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 Table of Contents  
Year : 2021  |  Volume : 7  |  Issue : 1  |  Page : 51-52

Evidence, end-points, and epistemic - Handling the uncertainty of COVID-19-related infodemic

1 Department of Paediatrics, Rajah Muthiah Medical College and Hospital, Chidambaram, Tamil Nadu, India
2 Department of Anatomy, Jawaharlal Institute of Postgraduate Medical Education and Research, Puducherry, India

Date of Submission15-Aug-2020
Date of Decision21-Nov-2020
Date of Acceptance02-Feb-2021
Date of Web Publication02-Jul-2021

Correspondence Address:
V Dinesh Kumar
Department of Anatomy, Jawaharlal Institute of Postgraduate Medical Education and Research, Puducherry,
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Source of Support: None, Conflict of Interest: None

DOI: 10.4103/jcrsm.jcrsm_61_20

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How to cite this article:
Prabha M S, Kumar V D. Evidence, end-points, and epistemic - Handling the uncertainty of COVID-19-related infodemic. J Curr Res Sci Med 2021;7:51-2

How to cite this URL:
Prabha M S, Kumar V D. Evidence, end-points, and epistemic - Handling the uncertainty of COVID-19-related infodemic. J Curr Res Sci Med [serial online] 2021 [cited 2023 Mar 31];7:51-2. Available from: https://www.jcrsmed.org/text.asp?2021/7/1/51/320505

Dear Sir,

One of the collateral effects of the unprecedented COVID 19 outbreak is the maelstrom of related research publications and this explosion is not free from skewed information and premature hoaxes. In their recent letter, Pieralli et al.[1] mentioned this phenomenon of “emergency and emotionality” as the eighth alternative of evidence-based medicine. We had witnessed a weakly designed study suggesting the utility of hydroxychloroquine, involving a non-randomized sample of 46 patients, got published as a preprint and circulated widely in social media with more than 520 citations in databases though getting critiqued by experts with genuine concern.[2] The never before experienced state of “peer review lenience” and urge to do something coupled to create a state of “epistemic exceptionalism” whereby the practitioners swayed to the weak, skewed claims with significant methodological compromises and ambiguous end-points without being keen about the potential harms of drug interventions.[3]

One of the serious intrinsic confounders to the credibility of the research findings is the framing of the objective endpoints and justifying/refuting the efficacy of the drug based on these stringent parameters (aleatory and epistemic uncertainties). In the case of COVID-19, it took considerable time for deciphering the objective endpoints which include effect on mortality, need for mechanical ventilation, time for clinical improvement, period of hospitalization, and adverse events related to administering the chosen drug.[4] Incidentally, out of these end-points, the term “clinical improvement” is based on an ordinal scale, and “period of hospitalization” depends on other independent variables as well. These landed the practitioner in ambiguity, one of the types of uncertainty, which can be defined as the situation when expert clinicians tend to disagree over the possible time frame, drug options, outcomes, and harm-benefit quotient.[5]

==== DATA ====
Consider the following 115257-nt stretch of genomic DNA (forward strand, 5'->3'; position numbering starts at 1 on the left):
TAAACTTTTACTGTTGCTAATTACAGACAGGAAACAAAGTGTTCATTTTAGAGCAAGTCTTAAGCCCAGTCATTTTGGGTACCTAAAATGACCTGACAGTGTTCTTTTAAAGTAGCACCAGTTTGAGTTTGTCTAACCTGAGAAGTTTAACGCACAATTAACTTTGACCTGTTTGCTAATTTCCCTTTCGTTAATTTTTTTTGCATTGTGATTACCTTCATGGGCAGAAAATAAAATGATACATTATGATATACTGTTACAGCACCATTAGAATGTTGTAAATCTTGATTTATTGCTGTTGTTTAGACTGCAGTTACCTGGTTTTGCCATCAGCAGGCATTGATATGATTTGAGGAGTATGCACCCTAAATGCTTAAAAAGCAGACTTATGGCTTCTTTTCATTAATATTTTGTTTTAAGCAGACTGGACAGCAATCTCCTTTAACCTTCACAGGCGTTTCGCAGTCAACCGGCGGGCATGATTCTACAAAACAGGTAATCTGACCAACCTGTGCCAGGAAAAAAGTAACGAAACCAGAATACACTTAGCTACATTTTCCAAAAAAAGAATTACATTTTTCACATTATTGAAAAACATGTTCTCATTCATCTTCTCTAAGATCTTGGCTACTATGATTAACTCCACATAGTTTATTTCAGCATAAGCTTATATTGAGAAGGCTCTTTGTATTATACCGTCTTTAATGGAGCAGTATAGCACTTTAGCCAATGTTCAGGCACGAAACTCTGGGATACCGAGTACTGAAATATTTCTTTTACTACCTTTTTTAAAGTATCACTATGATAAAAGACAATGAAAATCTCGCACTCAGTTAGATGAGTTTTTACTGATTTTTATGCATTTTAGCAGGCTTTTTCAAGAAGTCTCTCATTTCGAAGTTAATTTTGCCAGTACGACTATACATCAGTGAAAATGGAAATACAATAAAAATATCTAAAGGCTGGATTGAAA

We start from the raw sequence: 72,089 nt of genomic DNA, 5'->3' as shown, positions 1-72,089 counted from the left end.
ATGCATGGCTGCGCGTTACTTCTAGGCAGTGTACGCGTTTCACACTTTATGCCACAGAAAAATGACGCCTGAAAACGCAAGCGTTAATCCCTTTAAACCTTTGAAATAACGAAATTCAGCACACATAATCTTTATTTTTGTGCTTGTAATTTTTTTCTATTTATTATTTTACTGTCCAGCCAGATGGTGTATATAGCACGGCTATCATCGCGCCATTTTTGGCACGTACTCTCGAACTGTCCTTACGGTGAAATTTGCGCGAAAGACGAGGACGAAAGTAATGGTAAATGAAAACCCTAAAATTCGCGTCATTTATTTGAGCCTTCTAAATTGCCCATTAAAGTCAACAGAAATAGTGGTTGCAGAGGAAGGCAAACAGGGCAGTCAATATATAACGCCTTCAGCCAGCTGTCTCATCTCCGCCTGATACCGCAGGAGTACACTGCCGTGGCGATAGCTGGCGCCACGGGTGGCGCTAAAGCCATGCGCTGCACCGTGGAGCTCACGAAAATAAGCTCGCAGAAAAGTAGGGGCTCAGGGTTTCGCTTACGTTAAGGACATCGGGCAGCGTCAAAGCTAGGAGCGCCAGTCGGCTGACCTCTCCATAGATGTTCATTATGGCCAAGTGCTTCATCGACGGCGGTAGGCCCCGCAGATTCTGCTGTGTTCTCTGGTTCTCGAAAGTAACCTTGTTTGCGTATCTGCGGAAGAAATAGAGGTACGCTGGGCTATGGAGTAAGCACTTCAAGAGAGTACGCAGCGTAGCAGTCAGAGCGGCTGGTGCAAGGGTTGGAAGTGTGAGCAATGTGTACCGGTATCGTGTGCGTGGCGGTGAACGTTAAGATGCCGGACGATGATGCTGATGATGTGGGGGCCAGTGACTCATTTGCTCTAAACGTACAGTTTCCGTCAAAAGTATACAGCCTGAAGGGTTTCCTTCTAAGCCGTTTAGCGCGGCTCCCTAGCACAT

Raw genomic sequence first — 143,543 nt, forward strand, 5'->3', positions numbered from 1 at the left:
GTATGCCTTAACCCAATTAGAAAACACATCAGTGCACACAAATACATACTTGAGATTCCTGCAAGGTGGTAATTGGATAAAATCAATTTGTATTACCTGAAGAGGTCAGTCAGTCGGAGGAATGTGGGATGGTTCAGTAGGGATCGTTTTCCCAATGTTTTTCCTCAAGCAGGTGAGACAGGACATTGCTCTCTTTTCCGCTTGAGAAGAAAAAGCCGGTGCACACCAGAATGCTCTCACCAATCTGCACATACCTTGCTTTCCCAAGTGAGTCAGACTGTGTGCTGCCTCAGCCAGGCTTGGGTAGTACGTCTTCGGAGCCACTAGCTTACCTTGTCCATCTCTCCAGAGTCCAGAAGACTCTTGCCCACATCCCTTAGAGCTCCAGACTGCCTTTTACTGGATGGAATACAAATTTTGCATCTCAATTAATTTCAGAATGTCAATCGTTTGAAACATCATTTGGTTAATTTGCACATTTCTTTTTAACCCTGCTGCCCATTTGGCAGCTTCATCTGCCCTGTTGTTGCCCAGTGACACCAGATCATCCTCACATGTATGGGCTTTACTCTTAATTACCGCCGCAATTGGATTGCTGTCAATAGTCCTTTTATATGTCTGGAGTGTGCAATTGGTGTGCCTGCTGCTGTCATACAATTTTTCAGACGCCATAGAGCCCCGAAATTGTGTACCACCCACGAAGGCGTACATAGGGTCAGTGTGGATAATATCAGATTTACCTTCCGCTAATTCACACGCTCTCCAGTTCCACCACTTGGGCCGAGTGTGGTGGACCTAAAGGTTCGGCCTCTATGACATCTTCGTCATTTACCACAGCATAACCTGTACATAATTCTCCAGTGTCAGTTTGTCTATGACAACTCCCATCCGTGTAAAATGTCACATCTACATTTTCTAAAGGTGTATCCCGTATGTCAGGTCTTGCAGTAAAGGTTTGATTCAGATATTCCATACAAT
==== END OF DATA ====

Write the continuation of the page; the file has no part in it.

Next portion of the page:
In contrast to ambiguity, fundamental uncertainty is an uncertainty whereby decision needs to be made even before concrete evidence are available. For example, let us consider the widely debated drug of the day, Remdesivir. The foremost placebo-controlled trial related to the use of Remdesivir in COVID-19 patients couldn't document any statistically significant clinical outcomes.[6] Incidentally, the study got abandoned because the disease outbreak subsided in China. The subsequent Adaptive COVID-19 treatment trial documented significant benefit of Remdesivir in the subgroup who did not require high flow oxygen or any form of ventilation compared to those who were critically ill.[7] Meanwhile, another randomized open-label trial by Goldman et al.[8] documented no significant differences in clinical outcomes on the 14th day between a 5-and 10-day therapy duration of Remdesivir. Indeed, the adverse events were more (74%) in 10-day cohort compared to 5-day cohort (70%). Still, we need to mind the fact that many other trials related to COVID-19-related pharmacotherapy were abandoned due to failure of recruitment and many published evidence suffer the weaknesses of being an open-label compassionate trial, presence of confounding variables, unclear definition of lower respiratory involvement and ambiguous endpoints.[9] Despite the fundamental uncertainty clouding around these drugs, the Government of India approved compassionate usage of Remdesivir in patients who are moderately ill and on oxygen as a 5-day intravenous administration. After that we could see the rocketing demand for this drug at hospitals and even at “black markets.”